This essay attempts to outline what an archaeological treasure is, what purpose it serves and how it should be treated for the benefit of society. I am convinced that our best guide is the theory of sustainability which is already widely applied in advanced societies. If a find, like the Sevso Treasure comes to light, everyone who has control or influence in the matter bears a huge responsibility to make wise decisions about its fate.

Today, wise men, responsible for the society in which they live, keep treasures inherited from their ancestors in dwellings called museums, and do not squander them foolishly.


Given that there was no archaeologist on hand to observe and record the finding of the “orphaned” artefacts of the Sevso Treasure, what can science tell us about their origins? Some clues can be found on the artefacts themselves and these provide a useful starting point for scientific inquiry.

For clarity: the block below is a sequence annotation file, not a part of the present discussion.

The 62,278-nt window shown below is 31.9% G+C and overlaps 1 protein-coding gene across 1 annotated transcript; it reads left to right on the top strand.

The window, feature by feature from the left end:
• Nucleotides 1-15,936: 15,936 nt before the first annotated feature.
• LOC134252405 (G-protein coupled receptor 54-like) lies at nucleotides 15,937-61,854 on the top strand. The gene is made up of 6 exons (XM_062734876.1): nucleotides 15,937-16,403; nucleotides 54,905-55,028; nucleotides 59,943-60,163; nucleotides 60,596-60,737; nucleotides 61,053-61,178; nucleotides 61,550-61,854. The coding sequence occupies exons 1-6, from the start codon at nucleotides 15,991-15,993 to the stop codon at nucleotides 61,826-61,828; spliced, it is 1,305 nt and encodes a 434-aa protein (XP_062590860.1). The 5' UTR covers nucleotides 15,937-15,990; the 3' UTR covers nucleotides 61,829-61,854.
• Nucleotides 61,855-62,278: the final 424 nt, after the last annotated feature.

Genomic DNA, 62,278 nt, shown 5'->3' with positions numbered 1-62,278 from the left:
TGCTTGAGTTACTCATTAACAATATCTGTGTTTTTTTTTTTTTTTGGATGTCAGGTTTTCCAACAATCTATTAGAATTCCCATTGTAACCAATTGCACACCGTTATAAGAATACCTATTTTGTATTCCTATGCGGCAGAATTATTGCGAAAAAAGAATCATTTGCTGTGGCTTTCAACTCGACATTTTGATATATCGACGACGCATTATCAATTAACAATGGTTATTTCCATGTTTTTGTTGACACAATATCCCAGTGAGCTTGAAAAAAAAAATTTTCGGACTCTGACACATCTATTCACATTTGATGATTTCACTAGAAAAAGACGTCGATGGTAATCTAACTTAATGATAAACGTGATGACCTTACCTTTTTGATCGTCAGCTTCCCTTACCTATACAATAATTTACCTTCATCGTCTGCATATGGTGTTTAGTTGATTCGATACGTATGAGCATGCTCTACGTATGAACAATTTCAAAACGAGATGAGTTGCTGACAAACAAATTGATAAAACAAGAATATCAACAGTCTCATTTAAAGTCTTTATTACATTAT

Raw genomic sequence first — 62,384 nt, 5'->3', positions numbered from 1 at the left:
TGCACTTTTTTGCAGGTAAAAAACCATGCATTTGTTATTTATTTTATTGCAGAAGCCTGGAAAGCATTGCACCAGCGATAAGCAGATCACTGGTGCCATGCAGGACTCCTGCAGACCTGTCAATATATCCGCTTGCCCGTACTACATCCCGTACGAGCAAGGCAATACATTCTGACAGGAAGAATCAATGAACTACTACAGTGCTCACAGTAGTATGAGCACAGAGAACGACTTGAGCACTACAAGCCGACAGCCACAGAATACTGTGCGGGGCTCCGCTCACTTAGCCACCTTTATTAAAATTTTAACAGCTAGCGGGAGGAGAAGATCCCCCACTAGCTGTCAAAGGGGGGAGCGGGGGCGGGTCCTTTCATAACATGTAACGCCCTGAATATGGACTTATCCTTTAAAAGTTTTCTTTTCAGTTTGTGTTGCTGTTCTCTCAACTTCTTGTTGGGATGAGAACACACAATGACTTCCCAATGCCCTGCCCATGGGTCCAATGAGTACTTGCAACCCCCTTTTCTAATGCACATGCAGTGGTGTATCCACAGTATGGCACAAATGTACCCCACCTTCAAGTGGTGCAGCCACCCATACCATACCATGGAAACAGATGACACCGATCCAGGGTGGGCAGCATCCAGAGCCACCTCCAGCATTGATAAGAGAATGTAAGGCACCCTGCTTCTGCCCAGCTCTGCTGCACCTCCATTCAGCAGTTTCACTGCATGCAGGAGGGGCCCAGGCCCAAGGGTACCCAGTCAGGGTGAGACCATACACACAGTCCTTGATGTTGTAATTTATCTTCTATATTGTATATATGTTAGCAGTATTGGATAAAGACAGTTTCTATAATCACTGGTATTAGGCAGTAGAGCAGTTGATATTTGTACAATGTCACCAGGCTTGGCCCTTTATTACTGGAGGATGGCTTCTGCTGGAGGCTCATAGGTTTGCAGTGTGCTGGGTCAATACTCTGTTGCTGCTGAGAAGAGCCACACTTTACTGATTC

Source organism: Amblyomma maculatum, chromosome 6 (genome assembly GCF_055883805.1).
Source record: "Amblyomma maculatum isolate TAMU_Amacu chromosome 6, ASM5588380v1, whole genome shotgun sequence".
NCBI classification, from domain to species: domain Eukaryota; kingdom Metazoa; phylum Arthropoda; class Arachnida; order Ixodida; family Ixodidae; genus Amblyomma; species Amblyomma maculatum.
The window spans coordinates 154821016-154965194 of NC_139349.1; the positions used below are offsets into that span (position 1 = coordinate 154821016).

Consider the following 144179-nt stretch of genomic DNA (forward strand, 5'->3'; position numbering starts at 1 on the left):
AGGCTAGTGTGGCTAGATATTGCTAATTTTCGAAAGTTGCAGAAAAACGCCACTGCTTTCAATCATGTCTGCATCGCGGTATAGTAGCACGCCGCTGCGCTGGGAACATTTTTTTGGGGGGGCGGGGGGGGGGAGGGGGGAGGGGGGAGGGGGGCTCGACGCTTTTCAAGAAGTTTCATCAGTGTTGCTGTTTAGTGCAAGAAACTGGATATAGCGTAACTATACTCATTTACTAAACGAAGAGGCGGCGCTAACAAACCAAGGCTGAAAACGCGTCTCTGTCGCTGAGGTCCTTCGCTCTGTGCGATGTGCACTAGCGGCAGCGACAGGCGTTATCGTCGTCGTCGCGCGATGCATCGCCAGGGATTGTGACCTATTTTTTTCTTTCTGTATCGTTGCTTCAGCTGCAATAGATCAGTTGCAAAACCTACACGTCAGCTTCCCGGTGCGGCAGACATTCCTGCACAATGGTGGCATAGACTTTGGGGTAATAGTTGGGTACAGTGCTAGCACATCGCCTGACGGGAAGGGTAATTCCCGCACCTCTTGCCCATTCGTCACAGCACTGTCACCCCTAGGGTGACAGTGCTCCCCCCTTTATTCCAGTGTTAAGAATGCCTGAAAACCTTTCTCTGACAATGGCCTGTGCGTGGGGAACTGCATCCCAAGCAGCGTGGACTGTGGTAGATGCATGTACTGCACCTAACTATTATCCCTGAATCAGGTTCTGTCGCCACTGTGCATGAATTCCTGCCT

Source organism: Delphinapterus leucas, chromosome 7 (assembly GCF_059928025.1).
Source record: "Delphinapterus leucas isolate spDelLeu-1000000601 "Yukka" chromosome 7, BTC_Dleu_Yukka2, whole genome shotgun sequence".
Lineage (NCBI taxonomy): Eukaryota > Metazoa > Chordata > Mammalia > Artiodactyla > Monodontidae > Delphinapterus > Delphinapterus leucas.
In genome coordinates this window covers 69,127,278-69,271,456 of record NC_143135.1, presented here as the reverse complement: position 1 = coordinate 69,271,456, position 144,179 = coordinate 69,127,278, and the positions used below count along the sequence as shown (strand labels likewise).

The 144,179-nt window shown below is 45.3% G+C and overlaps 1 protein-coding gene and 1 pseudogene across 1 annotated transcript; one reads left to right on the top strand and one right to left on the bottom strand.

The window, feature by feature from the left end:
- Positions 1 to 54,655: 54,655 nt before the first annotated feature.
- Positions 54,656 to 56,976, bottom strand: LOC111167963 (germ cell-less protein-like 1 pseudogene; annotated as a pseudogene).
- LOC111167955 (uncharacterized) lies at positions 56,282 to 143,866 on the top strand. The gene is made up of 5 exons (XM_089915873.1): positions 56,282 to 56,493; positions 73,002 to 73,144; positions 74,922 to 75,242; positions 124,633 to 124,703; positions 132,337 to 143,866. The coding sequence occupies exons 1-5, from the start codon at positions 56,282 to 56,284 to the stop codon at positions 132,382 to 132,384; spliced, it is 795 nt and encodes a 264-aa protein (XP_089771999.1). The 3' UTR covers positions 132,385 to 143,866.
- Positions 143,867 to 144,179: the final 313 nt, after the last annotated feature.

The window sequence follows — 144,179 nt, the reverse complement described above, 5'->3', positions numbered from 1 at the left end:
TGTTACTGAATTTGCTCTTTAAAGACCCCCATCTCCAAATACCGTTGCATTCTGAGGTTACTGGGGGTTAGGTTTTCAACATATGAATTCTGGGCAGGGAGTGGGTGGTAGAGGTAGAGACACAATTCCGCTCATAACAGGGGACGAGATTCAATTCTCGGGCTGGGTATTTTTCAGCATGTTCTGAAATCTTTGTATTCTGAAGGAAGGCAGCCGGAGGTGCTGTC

Eight pieces from the treasure were transported to Budapest earlier this year and from 24 March this year were on public display in the Hungarian Parliament. This is the part of the collection that had been held by the heirs of the late Peter Cecil Wilson, former chairman of Sotheby’s. Probably the oldest object in the collection is the plate with geometric design in the central medallion and on the rim which was made during the first half of the 4th century AD.

The two ewers with geometric decoration form a set with the hand-washing basin: they belong together functionally, they are also linked by their fluted decoration on the upper part of the ewers’ body and the surface of the basin representing waves of water.

The fluting and the beaded rims are similar to those in the Kaiseraugst treasure from Switzerland, which were made some time before 351 AD in a workshop near the ancient silver mines of Naissus (modern Niš in Serbia).